The Comprehensive Economic Trade Agreement (CETA) will eliminate 98% of trade tariffs between the EU and Canada.
Negotiations were concluded in August 2014 and the 1600-page treaty now awaits ratification by the European Parliament and other national legislatures.
Since the closure of negotiations, over 3.5m people have signed a petition against CETA and 2,100 local or regional governments have declared themselves in opposition.
European food associations such as SlowFood and FoodWatch signed the letter released last month calling for the agreement to be halted and debated publically. It was also published on the Corporate Europe Observatory - a non-profit organisation seeking to expose the effects of corporate lobbying and EU policy making.
An unhealthy alliance?
The European Public Health Alliance (EPHA) compiled an extensive report warning of risks implicated by the deal which concern the European ‘food environment’.
Zoltan Mussay-Kosubek, policy coordinator of EPHA's 'Trade for Health' campaign, told FoodNavigator: “EPHA has witnessed a political push in the European Parliament by the mainstream parties to push though CETA in the European Parliament without any meaningful debate. We found it inappropriate and contrary to the democratic mandate of the European Parliament.”
Besides the undemocratic process behind the deal, campaigners are fearful of the Investor-to-state dispute settlement (ISDS) clause.
They say it will grant companies the right to sue governments over public measures that harm their expected profits – including health measures that would control food labelling and restrict advertising of foods high in fat, sugar and salt (HFSS).
A study by the UK's University of Manchester showed recently that Canada’s involvement in the North American free-trade agreement (NAFTA), which also includes an ISDS clause, has rendered the Canadian government the most sued in North America.
Cases brought against the government by private companies have cost an estimated $235m (€225m) in settlements and legal fees, the majority of were over cases regarding domestic legislations.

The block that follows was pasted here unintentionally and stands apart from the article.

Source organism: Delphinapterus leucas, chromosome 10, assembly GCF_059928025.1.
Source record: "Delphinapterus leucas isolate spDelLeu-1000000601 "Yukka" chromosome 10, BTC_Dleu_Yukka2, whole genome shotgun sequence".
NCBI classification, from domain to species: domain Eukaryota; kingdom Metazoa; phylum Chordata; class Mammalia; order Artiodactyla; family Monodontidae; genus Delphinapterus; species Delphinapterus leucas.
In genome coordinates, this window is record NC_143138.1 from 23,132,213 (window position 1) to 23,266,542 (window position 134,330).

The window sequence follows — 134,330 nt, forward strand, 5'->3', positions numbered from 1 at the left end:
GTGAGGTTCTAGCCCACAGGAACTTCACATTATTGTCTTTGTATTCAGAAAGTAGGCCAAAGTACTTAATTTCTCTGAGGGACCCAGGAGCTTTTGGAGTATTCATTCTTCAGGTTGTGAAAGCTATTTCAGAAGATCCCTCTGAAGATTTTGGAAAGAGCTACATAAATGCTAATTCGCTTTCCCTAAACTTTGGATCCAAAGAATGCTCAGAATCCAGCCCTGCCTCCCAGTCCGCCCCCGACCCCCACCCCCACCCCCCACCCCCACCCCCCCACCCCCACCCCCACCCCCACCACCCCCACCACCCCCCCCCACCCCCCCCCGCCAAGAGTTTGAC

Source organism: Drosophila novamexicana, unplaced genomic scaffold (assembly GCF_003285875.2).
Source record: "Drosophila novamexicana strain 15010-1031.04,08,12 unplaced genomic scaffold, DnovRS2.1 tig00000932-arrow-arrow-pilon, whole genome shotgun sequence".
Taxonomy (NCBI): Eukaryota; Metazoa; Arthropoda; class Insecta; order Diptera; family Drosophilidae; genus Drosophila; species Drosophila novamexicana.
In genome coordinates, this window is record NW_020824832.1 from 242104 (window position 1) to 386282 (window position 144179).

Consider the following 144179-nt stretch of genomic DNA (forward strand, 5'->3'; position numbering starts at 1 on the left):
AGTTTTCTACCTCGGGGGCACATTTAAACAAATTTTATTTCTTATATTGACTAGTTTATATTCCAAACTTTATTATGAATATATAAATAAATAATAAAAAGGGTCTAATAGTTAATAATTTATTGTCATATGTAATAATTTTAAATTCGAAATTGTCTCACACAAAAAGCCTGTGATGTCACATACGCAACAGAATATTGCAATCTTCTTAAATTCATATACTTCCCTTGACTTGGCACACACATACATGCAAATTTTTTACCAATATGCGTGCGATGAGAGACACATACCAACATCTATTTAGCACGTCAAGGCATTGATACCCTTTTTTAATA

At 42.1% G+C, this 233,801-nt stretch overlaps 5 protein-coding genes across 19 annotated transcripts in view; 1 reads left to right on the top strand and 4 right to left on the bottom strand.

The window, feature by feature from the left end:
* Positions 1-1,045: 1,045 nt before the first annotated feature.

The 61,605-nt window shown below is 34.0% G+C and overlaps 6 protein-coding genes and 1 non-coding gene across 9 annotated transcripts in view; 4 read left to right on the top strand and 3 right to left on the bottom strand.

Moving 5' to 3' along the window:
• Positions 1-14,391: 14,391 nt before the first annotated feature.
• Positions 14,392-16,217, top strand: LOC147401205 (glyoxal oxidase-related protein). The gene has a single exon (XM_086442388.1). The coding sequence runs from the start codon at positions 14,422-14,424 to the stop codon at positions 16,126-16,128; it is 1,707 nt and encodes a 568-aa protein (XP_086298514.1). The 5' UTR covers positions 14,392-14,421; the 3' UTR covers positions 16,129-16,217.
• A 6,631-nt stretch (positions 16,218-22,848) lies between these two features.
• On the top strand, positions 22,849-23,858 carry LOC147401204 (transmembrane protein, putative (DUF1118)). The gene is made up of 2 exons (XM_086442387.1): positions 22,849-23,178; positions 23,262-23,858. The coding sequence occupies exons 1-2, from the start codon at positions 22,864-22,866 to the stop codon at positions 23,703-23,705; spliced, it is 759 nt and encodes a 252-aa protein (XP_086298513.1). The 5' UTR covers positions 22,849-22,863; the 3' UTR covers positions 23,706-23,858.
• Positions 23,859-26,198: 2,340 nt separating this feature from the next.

An EPHA report said: “ISDS has weakened environmental and health protections and how it can dissuade governments from protecting the public interest.”
Protesters fear a similar situation will unfold in the EU.
The end of junk food tax
If the deal is enacted, the vast majority of tariffs on HFFS foods will be eliminated, the report says.
Tax on processed food for example, is likely to drop from an average of 12.5% to 0%. This may mean a drop in consumer prices, but EPHA fears it will only exacerbate the epidemic of non-communicable diseases (NCD) such as diabetes, heart disease and obesity.
Likewise, the deletion of tariffs for the meat industry is predicted to have catastrophic effects for both public health and the environment.
Over-consumption of processed and red meats has been consistently correlated to NCDs, and current on-going protests over EU policy on boosting the meat trade - policies also associated with CETA - have underlined the cattle industry’s devastating environmental impact.
Nikolai Pushkarev, policy coordinator of food drink and agriculture at EPHA, told us: “It is good we (EPHA) are putting a lens on this deal and others like it, such as the transatlantic trade and investment partnership (TTIP). When we spoke to people in the trade departments, they were not aware of the terminology or even the concept of public health issues.”
Disregard for industry rights
A European Commission report detailing the benefits of CETA for the EU included a drop in consumer prices, savings of hundreds of millions of euros in trade tariffs and helping to generate new jobs.
However, the letter of protest also stated that besides enabling private companies to sue governments, no rights have been granted to public organisations like trade unions to in turn hold these companies accountable for their social impact.
The letter said the deal’s provisions in these areas “remain empty statements with no bearing on the dangers that other chapters in the agreement pose to workers’ rights.”
Moreover, heightened competition with Canadian farmers is expected to put a heavy burden on the European agriculture sector, although no independent studies have yet been made into such potential consequences.
The final plenary vote on CETA is scheduled for 2nd February 2017.